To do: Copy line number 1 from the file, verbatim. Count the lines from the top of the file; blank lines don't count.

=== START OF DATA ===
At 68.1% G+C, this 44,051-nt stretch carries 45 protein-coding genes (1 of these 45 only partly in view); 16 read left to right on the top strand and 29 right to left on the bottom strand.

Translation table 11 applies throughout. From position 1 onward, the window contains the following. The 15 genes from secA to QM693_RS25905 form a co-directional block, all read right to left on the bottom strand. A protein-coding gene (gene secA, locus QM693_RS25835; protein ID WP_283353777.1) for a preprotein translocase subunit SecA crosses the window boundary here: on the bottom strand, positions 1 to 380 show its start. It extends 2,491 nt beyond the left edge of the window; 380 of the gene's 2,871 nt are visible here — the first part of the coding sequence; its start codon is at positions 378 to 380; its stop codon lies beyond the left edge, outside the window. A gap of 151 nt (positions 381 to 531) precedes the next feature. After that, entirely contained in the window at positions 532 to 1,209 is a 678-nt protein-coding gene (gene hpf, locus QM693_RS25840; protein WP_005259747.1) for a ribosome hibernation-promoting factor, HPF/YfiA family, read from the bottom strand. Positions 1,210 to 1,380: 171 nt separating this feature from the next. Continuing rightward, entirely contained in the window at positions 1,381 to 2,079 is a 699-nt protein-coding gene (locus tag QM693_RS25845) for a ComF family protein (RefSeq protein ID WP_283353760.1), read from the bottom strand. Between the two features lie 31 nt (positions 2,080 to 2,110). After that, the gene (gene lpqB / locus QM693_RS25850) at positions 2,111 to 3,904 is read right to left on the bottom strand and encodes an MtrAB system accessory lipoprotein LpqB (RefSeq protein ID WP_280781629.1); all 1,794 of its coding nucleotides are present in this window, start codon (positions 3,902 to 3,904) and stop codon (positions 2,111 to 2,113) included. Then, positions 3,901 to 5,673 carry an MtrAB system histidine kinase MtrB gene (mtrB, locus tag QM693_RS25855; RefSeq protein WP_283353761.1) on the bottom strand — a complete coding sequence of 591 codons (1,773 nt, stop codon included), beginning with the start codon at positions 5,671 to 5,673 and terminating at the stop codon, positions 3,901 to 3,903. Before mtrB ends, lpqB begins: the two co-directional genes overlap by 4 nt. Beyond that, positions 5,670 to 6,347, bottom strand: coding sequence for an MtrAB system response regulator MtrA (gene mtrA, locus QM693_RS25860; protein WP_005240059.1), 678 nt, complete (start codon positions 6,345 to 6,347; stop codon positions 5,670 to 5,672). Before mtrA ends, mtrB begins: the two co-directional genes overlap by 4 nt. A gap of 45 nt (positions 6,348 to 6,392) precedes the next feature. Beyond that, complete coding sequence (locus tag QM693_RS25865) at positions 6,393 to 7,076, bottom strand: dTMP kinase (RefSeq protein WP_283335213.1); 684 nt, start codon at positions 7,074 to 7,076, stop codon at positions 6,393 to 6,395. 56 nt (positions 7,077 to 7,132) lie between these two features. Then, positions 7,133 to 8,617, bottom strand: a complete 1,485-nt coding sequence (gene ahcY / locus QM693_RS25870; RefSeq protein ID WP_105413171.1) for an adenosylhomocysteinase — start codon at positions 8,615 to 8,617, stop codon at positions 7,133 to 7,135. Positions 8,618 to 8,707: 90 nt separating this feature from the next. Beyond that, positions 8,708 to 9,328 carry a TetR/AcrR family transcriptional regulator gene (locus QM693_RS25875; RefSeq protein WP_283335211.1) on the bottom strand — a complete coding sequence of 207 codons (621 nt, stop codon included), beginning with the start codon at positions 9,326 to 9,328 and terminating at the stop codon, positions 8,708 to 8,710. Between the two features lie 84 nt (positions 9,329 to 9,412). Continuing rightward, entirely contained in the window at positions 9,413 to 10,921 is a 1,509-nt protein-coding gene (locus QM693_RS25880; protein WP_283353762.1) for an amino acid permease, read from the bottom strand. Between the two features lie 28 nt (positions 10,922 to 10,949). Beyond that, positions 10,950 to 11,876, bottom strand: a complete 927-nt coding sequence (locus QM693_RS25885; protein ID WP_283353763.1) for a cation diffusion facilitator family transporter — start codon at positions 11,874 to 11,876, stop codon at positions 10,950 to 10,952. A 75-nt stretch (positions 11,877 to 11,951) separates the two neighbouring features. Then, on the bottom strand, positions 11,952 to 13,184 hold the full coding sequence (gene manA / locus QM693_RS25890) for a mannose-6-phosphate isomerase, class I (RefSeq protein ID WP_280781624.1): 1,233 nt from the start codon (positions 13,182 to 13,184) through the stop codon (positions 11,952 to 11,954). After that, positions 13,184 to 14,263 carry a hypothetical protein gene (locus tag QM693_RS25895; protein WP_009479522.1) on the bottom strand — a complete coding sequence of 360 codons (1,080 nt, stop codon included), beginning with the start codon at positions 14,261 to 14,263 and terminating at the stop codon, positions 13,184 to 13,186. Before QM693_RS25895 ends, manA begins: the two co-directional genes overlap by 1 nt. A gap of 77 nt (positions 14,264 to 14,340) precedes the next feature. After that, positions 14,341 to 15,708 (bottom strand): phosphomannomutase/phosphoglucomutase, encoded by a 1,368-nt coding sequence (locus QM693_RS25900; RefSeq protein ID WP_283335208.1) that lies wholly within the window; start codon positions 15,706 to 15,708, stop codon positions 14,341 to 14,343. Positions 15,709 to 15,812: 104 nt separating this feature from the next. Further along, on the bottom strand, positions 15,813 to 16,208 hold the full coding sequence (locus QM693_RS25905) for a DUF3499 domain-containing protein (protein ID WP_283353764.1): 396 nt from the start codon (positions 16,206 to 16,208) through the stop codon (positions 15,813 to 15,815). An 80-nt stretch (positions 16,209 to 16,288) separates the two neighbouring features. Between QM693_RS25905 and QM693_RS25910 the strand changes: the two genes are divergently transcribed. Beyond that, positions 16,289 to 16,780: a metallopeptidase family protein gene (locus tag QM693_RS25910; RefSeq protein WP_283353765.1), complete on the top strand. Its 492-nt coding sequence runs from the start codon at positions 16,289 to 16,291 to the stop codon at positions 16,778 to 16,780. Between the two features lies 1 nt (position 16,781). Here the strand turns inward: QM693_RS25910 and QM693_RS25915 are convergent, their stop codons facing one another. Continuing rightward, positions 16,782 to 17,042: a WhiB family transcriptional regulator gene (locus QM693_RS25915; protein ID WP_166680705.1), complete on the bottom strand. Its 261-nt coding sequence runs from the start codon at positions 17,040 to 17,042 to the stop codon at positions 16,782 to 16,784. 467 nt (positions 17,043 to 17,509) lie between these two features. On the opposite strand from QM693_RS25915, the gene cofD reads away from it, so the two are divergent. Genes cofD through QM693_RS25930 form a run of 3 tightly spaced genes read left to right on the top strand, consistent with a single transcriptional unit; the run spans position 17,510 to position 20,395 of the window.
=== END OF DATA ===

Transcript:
At 68.1% G+C, this 44,051-nt stretch carries 45 protein-coding genes (1 of these 45 only partly in view); 16 read left to right on the top strand and 29 right to left on the bottom strand.